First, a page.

I was still dabbling with photography walking around aimlessly with my new telephoto lens unsure its purpose when I photographed what I thought was a mockingbird. However, several key features were off. The beak was hooked like a hawk and the bird was perched on a tree. The bird was unwavering as I walked under the tree. It’s gaze fixated on barbed wire across the street. Something told me I had to investigate my original claim. This experience was new.
I am a professional problem maker and problem solver. This task I felt like I could do. There had to be tools around to complete my task, because after all, it is the 21st century. A quick search on my iPhone returned one app which I continue to use to this day. Merlin Bird ID by Cornell Labs allows you to take a picture of a bird, upload it, and after a few seconds, compares your photo with a vast array of photography results delivering an identification match. The process is so fast its almost too good to be true. In my case, there were so many distinguishing characteristics of my weird looking mockingbird, Merlin ID had to be right. I had discovered a Loggerhead Shrike in my own neighborhood.
A cacophony of questions flooded my mind. I know birds sing, can I identify them by call? What marks signify bird class? Can one find birds of color in common locations? What about next year? Will the birds return? Photography requires two hands on the trigger so I couldn’t constantly be using Merlin ID with every capture. I would have to be quick to the draw on bird identification if I wanted to answer these questions.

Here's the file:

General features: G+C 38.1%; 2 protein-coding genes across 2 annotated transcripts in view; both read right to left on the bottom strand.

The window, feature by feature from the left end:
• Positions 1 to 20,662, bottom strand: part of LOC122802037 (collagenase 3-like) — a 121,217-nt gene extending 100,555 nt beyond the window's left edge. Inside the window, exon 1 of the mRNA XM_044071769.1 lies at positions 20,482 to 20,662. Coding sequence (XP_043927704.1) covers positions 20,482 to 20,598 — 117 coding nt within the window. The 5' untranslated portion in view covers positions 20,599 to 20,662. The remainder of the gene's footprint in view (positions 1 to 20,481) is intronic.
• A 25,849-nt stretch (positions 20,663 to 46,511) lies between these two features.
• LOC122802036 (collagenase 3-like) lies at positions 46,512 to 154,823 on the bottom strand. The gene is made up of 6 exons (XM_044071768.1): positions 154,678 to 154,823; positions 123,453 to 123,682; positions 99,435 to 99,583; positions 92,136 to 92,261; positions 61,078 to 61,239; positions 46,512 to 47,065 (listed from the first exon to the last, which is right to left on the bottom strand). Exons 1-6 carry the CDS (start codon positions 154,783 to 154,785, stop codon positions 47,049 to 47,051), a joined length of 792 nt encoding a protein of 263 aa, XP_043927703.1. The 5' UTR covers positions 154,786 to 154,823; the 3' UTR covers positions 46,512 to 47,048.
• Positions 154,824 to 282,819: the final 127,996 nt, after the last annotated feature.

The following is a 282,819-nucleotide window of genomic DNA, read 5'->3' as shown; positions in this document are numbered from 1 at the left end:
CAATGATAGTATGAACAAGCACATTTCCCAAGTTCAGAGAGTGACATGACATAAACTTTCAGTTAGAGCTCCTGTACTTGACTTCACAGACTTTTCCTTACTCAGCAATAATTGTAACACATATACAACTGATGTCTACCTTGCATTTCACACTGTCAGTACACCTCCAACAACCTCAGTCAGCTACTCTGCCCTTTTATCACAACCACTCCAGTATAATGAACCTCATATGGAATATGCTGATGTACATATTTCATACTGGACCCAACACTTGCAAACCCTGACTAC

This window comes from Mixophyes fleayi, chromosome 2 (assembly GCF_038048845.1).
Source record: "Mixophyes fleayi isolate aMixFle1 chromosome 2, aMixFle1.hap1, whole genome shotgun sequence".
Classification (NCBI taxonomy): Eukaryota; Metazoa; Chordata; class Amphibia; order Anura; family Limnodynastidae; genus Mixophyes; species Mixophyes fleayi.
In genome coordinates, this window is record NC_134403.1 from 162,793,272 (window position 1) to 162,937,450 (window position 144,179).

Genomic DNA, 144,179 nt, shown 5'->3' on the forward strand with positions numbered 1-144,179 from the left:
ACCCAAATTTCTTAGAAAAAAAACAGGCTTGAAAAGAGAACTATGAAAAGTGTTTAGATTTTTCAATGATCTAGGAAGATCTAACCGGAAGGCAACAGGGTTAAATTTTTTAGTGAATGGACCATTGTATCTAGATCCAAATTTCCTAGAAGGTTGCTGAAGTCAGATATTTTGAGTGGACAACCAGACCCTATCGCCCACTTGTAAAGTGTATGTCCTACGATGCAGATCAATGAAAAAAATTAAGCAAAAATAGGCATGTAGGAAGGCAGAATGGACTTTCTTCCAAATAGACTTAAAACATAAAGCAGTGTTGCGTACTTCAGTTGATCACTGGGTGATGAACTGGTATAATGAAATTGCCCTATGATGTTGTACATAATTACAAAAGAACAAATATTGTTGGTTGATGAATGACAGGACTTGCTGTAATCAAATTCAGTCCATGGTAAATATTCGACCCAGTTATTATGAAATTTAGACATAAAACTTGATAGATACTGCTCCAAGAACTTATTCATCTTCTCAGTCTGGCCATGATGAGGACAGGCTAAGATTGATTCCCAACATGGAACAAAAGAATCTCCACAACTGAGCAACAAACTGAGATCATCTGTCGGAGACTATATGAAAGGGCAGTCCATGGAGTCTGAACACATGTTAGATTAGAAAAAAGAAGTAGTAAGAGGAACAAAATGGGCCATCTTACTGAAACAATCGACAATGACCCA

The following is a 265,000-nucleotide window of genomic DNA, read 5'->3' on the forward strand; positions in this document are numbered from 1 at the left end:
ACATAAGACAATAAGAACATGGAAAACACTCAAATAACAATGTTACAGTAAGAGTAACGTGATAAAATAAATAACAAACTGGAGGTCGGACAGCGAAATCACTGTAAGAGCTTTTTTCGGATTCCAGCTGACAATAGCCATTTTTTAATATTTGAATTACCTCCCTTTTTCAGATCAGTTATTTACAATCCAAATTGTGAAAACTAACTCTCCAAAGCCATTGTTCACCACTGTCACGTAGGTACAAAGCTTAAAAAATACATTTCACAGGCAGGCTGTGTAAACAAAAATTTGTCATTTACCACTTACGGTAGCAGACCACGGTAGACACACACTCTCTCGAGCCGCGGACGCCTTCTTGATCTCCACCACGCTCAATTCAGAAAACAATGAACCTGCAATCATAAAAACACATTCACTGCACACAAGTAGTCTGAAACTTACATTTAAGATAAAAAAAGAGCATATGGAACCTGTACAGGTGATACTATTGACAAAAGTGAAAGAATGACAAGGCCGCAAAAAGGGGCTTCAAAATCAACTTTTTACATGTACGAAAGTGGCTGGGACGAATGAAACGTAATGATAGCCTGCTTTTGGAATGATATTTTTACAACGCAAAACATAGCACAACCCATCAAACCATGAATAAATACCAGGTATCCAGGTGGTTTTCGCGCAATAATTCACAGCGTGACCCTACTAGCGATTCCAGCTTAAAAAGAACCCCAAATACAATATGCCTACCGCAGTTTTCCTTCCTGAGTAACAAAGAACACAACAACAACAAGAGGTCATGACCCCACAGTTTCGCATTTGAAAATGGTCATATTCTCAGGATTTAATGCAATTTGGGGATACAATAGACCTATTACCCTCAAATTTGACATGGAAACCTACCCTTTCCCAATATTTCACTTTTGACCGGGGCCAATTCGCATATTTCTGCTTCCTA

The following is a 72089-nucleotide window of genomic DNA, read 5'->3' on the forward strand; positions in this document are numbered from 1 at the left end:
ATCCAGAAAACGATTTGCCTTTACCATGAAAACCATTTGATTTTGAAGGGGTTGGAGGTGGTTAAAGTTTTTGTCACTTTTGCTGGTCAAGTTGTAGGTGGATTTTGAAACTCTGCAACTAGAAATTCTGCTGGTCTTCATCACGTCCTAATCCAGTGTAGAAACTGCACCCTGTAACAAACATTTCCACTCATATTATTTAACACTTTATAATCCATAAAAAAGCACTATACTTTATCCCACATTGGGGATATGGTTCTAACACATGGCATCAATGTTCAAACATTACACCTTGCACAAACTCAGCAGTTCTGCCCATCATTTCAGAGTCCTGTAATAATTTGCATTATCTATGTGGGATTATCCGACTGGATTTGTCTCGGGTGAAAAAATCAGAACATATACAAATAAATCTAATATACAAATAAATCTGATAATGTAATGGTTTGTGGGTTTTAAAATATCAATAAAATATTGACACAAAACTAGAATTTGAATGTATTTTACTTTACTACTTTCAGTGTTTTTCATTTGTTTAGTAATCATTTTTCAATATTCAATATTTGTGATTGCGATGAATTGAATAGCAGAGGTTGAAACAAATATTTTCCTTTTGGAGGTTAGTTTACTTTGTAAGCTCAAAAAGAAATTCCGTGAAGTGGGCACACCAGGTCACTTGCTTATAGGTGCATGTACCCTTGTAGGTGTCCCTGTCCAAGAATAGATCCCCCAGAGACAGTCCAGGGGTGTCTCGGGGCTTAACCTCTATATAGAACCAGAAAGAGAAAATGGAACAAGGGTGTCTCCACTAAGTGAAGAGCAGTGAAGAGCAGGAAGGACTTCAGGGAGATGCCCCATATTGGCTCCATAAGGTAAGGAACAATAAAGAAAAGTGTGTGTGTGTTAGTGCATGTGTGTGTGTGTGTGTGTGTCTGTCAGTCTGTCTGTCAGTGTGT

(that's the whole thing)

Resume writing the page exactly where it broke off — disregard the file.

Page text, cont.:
Seasons have become checkpoints in my life where nature exchanges one experience for the next. Plan well and you’ll be rewarded. I can now identify most common birds by bird call allowing me to photograph what I want and hunker down for those I don’t. There is still so much to learn. Birding, to those involved, is as serious as rooting for your local football team. Never conclusively say this bird is “x.” As you will be wrong 99% of the time. I learned this the hard way when I wrongly identified a juvenile blue bird with a wood thrush sparking a heap of controversy on Facebook. I have learned to leave my super rare sightings to the professionals at eBird. Early fall I identified my first rare Palm Warbler requiring verification between several “official” bird parties. I was elated when my sighting received a verified status. It had to be the highpoint of 2018 for me.